Virtual Day 4 with Victoria Chang & ZZ Packer

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Although we can’t gather in person this week, we are offering an assortment of prompts and curated online content to nurture your writing and reading.

These materials are available for you to view on your own schedule for free; no registration or payment is required (though we won’t say no to a donation — see below for options).

These materials are available for you to view on your own schedule for free; no registration or payment is required (though we won’t say no to a donation — see the left-hand column for options).

Book titles link to Readers’ Books, our long-time conference bookseller. Your purchase supports this beloved community resource. Titles from this series are 15% off all week; the discount is applied automatically online, or if ordering by phone  or buying in person, mention the writers’ conference to claim it. Shipping and curbside pickup available!


Victoria ChangVictoria Chang | Future Faculty Poet – 2021

Writing Prompt: I love the self-elegy  writing prompt. Once you get past the fear of writing about yourself not being here or dying, it really is a wonderful exercise. Read Merwin’s “For the Anniversary of My Death” and Max Ritvo’s “Afternoon,” and write a self-elegy, using the poems as sparks for your imagination. A few considerations: think about the pronoun you will use (first, second, or third); are you lamenting or celebrating yourself, are you elegizing yourself or a part of yourself, is there something you’ve made in your life or broken? Someone you’ve helped? What wouldn’t have happened if you hadn’t been born? *Some of these questions are borrowed from Emilia Philips who has a great resource for writing exercises on her website.

Latest Work: OBIT

Reading Now: Rick Barot’s The Galleons; Kayleb Rae Candrilli’s All the Gay Saints; Kiki Petrosino: White Blood: A Lyric of Virginia

Essential Viewing: Interview with Victoria Chang,” from BackLit Talks, NYU Shanghai

Online Writings: OBIT [Music],” from poets.org; “Dear Daughters, Dear Linda,” from The Normal School blog; “Victoria Chang on the Self and Its Many Deaths”: Interview with Peter Mischler for LitHub

 


ZZ Packer | Fiction Faculty – 2006, 2009, 2017

Writing Prompt: “Hurt people hurt people” is a psychological truism. Write a scene in which one character’s past hurt prompts them to unwittingly hurt another.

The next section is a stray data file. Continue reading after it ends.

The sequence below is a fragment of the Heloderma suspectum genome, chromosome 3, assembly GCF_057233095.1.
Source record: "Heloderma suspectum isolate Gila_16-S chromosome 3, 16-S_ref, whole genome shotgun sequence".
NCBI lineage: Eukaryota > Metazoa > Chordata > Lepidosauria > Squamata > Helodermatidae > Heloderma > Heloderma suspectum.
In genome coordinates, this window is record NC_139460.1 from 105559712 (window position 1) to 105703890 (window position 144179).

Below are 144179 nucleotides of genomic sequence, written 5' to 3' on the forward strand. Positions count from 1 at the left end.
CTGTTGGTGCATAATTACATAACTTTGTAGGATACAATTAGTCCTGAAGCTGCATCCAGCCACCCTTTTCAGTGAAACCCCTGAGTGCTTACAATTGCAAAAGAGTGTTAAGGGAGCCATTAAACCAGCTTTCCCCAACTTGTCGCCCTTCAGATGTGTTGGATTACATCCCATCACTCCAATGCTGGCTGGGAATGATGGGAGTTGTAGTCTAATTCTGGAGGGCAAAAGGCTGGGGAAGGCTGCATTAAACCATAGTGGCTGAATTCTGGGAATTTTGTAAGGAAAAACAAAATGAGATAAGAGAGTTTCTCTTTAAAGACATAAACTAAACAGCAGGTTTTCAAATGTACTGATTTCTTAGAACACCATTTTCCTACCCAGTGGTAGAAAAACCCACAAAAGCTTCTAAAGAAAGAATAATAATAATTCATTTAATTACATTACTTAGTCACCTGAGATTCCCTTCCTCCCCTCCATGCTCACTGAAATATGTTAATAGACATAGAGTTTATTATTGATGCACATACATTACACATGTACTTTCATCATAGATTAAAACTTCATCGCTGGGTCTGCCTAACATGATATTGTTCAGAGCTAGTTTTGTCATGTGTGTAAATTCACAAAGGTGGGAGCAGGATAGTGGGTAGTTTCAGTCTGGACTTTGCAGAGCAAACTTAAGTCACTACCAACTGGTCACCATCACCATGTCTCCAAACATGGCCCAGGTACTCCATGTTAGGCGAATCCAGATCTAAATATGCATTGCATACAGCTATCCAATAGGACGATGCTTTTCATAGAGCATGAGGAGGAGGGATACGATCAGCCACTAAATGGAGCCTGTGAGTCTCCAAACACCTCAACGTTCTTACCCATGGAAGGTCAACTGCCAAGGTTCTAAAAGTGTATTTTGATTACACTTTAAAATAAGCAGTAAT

Latest Work: Drinking Coffee Elsewhere

Reading Now: James Alan McPherson’s Elbow Room

Inevitably, with any short story collection, one expects a few not-so-stellar pieces, and after having read the first three excellent stories in Elbow Room, I was prepared for the fourth to lag, but after reading it — after reading all of Elbow Room in a single night — I found myself outside, needing a strong dose of the Iowa winter air to keep myself from reeling. I’d had a similar feeling after reading Toni Morrison’s The Bluest Eye, then Song of Solomon, then — heart attack — Beloved. I’d also had a similar feeling reading the famed ‘Grand Inquisitor’ passage of Dostoevsky’s The Brothers Karamazov, reading Halldor Laxness’s Icelandic epic Independent People, and Invisible Man, written by McPherson’s mentor Ralph Ellison. The difference with reading Elbow Room was that here was a writer whose ear was so finely tuned to the rhythms and cadences of speech in general — and transplanted black Southerners’ in particular — that I felt as though I were riding the Greyhound bus with the lot of them as each unfurled his tale. The beauty of a McPherson story lies in its dead-on characterization, keen sociological observation, high psychological drama, and earnest, folksy conviction that the art of storytelling deserves a place beside that of story writing.

Perhaps more than anything, I was ecstatic that someone finally got it right: captured the hoots and hollers of my great uncles, the superciliousness of certain “fancy” cousins, the unconscious steadfastness of aunts who love and love again despite it all. Here was someone who finally wrote black characters whose happiness came from the same fount as their misery, whose problems were real, not lifted from Hollywood scripts.

Essential Viewing: The Thousands: A Lecture,” delivered at the Radcliffe Institute.


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By |2020-07-30T09:31:01-07:00July 30th, 2020|2020 Online Programming, Blog, Home Page News Updates|0 Comments